Validating the genomic signature of pediatric septic shock updating php windows
This observation does not appear to be an artifact of differential white blood cell counts.
The expression data were analyzed for the presence of signature probe sets for neutrophils, lymphocytes, and monocytes.
A variety of clinical and experimental data indicate that developmental age influences the immune system and hence the host response to sepsis (4,25,26,27,28).
Fundamental observations include widespread repression of gene programs corresponding to the adaptive immune system and biologically significant differential patterns of gene expression across developmental age groups.
The data have also identified gene expression–based subclasses of pediatric septic shock having clinically relevant phenotypic differences.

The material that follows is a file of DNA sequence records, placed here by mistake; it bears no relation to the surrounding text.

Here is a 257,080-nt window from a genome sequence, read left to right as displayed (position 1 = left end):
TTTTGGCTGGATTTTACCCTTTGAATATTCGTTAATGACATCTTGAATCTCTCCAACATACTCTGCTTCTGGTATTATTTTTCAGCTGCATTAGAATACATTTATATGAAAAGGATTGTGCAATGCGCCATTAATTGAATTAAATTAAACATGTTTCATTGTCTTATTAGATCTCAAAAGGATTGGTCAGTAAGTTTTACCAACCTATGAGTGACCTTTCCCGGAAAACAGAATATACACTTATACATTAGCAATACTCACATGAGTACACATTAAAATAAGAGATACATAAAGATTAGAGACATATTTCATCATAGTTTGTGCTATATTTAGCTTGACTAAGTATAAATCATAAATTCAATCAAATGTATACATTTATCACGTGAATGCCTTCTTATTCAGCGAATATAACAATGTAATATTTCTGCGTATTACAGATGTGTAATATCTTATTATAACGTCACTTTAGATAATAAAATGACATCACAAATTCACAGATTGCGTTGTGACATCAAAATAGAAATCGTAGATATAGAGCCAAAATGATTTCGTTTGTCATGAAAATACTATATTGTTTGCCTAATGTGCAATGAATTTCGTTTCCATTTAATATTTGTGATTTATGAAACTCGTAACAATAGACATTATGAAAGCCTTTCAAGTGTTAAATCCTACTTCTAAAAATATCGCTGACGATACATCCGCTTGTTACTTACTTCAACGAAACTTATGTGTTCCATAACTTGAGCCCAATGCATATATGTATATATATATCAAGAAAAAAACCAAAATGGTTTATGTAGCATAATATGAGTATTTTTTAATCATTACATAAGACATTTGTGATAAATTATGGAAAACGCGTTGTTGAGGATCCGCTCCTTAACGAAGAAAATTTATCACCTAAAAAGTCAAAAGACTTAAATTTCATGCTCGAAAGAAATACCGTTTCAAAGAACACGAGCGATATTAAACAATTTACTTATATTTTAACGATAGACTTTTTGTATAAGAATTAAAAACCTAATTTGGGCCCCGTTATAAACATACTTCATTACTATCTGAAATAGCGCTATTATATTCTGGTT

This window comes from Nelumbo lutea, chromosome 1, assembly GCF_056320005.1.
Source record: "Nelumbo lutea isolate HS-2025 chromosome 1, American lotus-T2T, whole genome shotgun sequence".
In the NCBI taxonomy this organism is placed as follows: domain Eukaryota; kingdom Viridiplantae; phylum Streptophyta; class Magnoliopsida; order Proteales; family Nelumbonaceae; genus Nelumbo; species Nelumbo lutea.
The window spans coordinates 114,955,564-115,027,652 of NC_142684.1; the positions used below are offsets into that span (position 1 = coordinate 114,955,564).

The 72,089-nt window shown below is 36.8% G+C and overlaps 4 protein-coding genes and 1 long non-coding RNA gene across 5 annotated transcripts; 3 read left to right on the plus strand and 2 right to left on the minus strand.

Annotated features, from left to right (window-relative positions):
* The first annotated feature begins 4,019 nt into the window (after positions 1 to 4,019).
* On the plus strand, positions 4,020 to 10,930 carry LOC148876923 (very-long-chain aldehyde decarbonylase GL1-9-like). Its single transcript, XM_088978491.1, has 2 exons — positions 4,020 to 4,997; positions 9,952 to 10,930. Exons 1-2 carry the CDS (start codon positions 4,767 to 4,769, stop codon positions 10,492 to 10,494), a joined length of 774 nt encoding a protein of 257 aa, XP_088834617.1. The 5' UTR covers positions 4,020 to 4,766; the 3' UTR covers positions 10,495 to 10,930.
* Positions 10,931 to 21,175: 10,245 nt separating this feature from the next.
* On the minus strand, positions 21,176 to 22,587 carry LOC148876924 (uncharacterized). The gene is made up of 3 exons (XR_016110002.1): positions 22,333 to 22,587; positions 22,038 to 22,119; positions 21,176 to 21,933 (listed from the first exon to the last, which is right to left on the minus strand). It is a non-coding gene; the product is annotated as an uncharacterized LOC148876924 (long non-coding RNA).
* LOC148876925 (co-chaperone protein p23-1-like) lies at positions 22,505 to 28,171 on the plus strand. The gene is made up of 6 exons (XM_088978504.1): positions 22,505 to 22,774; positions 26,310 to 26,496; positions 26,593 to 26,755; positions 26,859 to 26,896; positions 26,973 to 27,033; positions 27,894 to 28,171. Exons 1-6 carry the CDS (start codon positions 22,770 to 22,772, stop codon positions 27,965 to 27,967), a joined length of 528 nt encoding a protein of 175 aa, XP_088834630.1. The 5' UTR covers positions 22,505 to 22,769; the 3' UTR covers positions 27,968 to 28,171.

A series of three recent studies indicate that gene expression–based subclasses of pediatric septic shock may indeed exist and that the subclasses have clinically important phenotypic differences (30,31,32).
The first study in this series attempted to identify subclasses of pediatric septic shock based exclusively on differential patterns of gene expression (30).Comparator groups include age-matched normal controls, critically ill children meeting criteria for sepsis, and critically ill children meeting criteria for the systemic inflammatory response syndrome (SIRS), based on pediatric-specific definitions (1).